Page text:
But the tragedy has taken on deeply political overtones, as Armenians embark on an extensive grassroots push to get Americans to recognize a bitter historical dispute that has relatively little to do with them. The campaign is emblematic of the Armenian community’s larger success as one of most formidable lobby groups in the United States.
For years, Armenian-Americans have been trying to get Congress to officially recognize the genocide, and they’ve won the backing of powerful supporters like Sens. Barbara Boxer (D-Calif.) and Robert Menendez (D-N.J.). But they’ve failed to convince the White House to wade into a diplomatically sensitive dispute that could jeopardize relations with Turkey, a key security and economic ally.
So Armenian activists have also set their sights on influencing public opinion at the local level, and that’s where state “friendship” resolutions come in. Although toothless, these resolutions confer a strange kind of legitimacy that Armenia — and rivals like Turkey and Azerbaijan — covet and collect in their tit-for-tat historical and territorial battles.
Local D.C. commemorations of the 100th anniversary begin April 22 with an observance at the Cannon House Office Building, though the main events will take place two days later in the Armenian capital of Yerevan.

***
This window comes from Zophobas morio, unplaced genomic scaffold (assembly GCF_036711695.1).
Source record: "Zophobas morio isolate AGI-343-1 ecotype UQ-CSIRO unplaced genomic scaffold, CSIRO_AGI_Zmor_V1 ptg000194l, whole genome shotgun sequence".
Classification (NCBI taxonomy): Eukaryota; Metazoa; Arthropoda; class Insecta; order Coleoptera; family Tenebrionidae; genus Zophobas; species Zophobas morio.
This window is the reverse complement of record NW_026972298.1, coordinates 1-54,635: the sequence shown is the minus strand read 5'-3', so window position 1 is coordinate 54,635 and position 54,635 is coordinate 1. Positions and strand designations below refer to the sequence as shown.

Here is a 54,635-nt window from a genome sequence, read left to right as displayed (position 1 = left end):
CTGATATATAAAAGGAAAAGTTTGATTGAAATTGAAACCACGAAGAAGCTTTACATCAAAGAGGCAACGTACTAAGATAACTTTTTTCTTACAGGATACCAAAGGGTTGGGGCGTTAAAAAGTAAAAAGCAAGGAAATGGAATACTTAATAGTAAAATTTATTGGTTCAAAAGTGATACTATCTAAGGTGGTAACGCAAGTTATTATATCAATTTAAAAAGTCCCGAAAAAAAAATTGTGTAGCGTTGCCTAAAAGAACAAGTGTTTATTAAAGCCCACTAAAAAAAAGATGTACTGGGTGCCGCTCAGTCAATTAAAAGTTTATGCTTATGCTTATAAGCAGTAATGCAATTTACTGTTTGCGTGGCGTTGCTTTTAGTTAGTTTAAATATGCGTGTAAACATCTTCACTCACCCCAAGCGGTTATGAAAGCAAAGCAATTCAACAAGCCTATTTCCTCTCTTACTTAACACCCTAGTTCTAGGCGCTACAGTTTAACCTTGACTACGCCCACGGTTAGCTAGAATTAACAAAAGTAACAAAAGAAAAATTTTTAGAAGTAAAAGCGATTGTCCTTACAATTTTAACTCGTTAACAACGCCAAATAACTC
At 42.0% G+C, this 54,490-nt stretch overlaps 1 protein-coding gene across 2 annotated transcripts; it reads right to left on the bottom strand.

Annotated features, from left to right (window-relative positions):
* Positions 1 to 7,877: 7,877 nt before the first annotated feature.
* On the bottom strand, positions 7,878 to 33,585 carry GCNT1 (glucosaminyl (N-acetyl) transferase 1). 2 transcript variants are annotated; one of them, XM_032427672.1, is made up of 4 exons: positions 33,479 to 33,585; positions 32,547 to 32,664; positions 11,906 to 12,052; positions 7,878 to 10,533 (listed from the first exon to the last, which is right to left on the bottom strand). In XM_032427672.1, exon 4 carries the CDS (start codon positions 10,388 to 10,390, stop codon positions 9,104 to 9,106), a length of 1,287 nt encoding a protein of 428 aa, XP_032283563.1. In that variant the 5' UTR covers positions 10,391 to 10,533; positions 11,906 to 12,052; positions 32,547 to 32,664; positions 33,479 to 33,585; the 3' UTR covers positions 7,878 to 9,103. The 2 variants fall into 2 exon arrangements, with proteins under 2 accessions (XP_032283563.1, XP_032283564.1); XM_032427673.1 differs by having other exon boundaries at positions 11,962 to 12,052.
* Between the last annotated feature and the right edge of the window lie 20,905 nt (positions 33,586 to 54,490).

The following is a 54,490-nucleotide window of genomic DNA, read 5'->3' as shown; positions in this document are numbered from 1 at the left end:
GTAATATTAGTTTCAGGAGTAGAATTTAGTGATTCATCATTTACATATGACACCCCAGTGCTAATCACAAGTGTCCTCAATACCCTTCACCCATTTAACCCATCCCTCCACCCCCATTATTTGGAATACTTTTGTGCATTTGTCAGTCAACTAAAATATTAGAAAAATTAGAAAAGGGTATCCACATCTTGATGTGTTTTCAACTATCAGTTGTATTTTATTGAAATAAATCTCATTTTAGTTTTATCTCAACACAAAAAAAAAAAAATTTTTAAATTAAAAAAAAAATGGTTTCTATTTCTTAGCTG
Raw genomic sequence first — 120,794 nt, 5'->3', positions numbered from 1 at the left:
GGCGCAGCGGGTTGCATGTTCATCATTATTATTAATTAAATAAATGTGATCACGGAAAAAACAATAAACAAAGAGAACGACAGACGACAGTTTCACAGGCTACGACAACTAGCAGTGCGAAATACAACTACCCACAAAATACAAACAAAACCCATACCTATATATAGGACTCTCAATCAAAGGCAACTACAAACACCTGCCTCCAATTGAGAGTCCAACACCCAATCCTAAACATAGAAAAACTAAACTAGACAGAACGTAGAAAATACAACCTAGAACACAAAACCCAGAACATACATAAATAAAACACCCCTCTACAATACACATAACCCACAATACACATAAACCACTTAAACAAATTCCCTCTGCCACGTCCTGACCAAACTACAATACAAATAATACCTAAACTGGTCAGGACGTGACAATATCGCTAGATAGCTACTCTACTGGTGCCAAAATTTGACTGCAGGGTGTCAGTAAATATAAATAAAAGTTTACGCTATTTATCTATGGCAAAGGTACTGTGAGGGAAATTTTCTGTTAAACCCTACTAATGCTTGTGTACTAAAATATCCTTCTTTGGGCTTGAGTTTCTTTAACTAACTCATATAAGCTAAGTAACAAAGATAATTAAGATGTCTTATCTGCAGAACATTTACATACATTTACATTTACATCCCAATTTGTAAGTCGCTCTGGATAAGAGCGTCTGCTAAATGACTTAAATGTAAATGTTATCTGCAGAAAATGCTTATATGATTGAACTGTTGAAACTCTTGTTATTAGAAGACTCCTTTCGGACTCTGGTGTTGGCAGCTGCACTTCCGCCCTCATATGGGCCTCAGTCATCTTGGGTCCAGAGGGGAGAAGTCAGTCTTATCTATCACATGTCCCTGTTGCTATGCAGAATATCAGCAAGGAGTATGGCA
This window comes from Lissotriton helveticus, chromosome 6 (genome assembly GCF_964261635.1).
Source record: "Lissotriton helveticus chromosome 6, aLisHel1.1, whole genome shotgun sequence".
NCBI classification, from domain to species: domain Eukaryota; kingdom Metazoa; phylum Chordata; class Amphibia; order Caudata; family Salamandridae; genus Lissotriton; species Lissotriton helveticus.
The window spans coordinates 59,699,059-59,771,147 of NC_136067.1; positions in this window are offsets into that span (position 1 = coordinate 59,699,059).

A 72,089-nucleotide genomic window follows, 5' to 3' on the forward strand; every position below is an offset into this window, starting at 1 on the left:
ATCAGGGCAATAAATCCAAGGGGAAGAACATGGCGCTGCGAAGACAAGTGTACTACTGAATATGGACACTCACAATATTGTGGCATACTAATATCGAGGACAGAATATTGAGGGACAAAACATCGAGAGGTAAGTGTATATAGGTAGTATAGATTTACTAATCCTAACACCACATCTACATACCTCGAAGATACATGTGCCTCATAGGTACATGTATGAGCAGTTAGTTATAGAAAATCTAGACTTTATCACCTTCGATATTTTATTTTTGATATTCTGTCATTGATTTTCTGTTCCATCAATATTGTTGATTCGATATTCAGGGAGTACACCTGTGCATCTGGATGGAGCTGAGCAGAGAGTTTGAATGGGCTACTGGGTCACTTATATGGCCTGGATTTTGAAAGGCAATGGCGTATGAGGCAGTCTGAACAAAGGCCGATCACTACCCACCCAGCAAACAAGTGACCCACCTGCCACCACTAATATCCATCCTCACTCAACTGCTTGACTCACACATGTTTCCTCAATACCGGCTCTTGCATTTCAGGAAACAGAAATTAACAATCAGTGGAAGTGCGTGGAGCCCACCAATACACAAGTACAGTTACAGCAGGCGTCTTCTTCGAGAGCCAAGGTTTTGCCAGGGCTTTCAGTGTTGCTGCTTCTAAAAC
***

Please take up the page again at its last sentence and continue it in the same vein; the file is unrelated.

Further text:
On May 7, an ecumenical service is planned at the Washington National Cathedral. Armenian President Serzh Sargsyan is expected to attend, along with members of Congress, foreign diplomats and other dignitaries.
Then on May 8, “A Journey Through 100 Years of Armenian Music” will be held at the Music Center at Strathmore in Bethesda, Md. The Armenian Philharmonic Orchestra will perform a variety of pieces, from the traditional melodies of Komitas to contemporary works composed especially for the genocide’s centennial.
Finally, a divine liturgy will take place May 9 at the 3,000-seat Basilica of the National Shrine of the Immaculate Conception. That night, the commemoration concludes with a $100-per-plate reception and banquet at Washington’s Marriott Marquis Hotel.
Yet the cash-strapped Armenian government in Yerevan has little to do with this effort. Rather, the Armenian National Committee of America (ANCA) — a relatively obscure lobby shop off Washington’s Dupont Circle — has taken the lead.
Aram Hamparian, ANCA’s executive director, said his organization has just over 50 chapters and survives on donations from the 100,000 or so Americans of Armenian descent who are politically active.